Yields Rise as Traders Monitor US-China Trade Talks
U.S. government debt yields edged higher on Monday as traders monitored trade developments between Washington and Beijing.
U.S. MARKETS OVERVIEW: TREASURYS CHART
|US 3-MO||U.S. 3 Month Treasury||1.71||-0.008||0.00|
|US 1-YR||U.S. 1 Year Treasury||1.653||0.00||0.00|
|US 2-YR||U.S. 2 Year Treasury||1.425||-0.039||0.00|
|US 5-YR||U.S. 5 Year Treasury||1.345||-0.039||0.00|
|US 10-YR||U.S. 10 Year Treasury||1.519||-0.034||0.00|
|US 30-YR||U.S. 30 Year Treasury||2.017||-0.027||0.00|
At around 2:30 p.m. ET, the yield on the benchmark 10-year Treasury note traded at 1.55%, up about 4 basis points from Friday’s session close. The 30-year bond yield rose to 2.05%. Yields move inversely to prices.
“The discussions with China and the U.S. are a critical component of what drives the market from here,” said Gregory Faranello, head of U.S. rates at AmeriVet Securities. “In 2019, the theme has been about global trade.”
“The markets seem fairly comfortable heading into the meeting, but I think we will need to see real progress and not just jawboning … to actually move the global economy forward,” Faranello said.
The moves come after a report suggested Chinese officials were increasingly reluctant to agree to a broad trade deal pursued by President Donald Trump.
Trade talks between the U.S. and China are set to resume in Washington, D.C., on Thursday. Vice Premier Liu He, who will lead negotiations for China, told dignitaries that his offer to the U.S. will not include commitments on reforming Chinese industrial policy or government subsidies, Bloomberg reported Sunday, citing sources familiar with the matter.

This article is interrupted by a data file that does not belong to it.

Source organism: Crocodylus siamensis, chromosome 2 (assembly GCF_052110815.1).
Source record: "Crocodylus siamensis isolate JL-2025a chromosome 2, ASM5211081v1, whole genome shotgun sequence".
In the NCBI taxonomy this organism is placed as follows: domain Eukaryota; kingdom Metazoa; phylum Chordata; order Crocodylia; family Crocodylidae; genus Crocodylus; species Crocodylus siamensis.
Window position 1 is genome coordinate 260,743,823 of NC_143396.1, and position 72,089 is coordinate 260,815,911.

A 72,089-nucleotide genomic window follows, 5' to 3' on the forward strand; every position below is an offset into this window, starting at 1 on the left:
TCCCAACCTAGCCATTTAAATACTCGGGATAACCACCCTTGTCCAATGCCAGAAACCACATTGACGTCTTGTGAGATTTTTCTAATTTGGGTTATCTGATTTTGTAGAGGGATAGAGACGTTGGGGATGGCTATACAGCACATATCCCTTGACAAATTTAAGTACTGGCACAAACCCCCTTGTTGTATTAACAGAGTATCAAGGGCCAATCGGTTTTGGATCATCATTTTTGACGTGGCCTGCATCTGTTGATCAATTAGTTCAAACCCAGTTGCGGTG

“We do not have high expectations for the meeting,” Seth Carpenter, chief U.S. economist at UBS, said in a note. “There is some possibility of a so called ‘skinny deal.”
“Such a skinny deal, however, would do little to change the qualitative path of our forecast,” Carpenter said. “We would still forecast a substantial slowdown in 2020H1. A larger deal is of course possible but remains very low probability. Substantive issues remain between the US and China.”
The world’s two largest economies have imposed tariffs on billions of dollars’ worth of one another’s goods since the start of 2018, battering financial markets and souring business and consumer sentiment.
A flurry of disappointing U.S. economic data last week suggested the ongoing trade war was starting to take its toll, stoking concerns of a possible recession. However, the U.S. employment rate dropped to its lowest level in nearly 50 years on Friday, easing concerns of a slowdown.
The jobless rate dipped 0.2 percentage points to 3.5% in September, the Labor Department reported, matching a level it last saw in December 1969.
By: Fred Imbert and Sam Meredith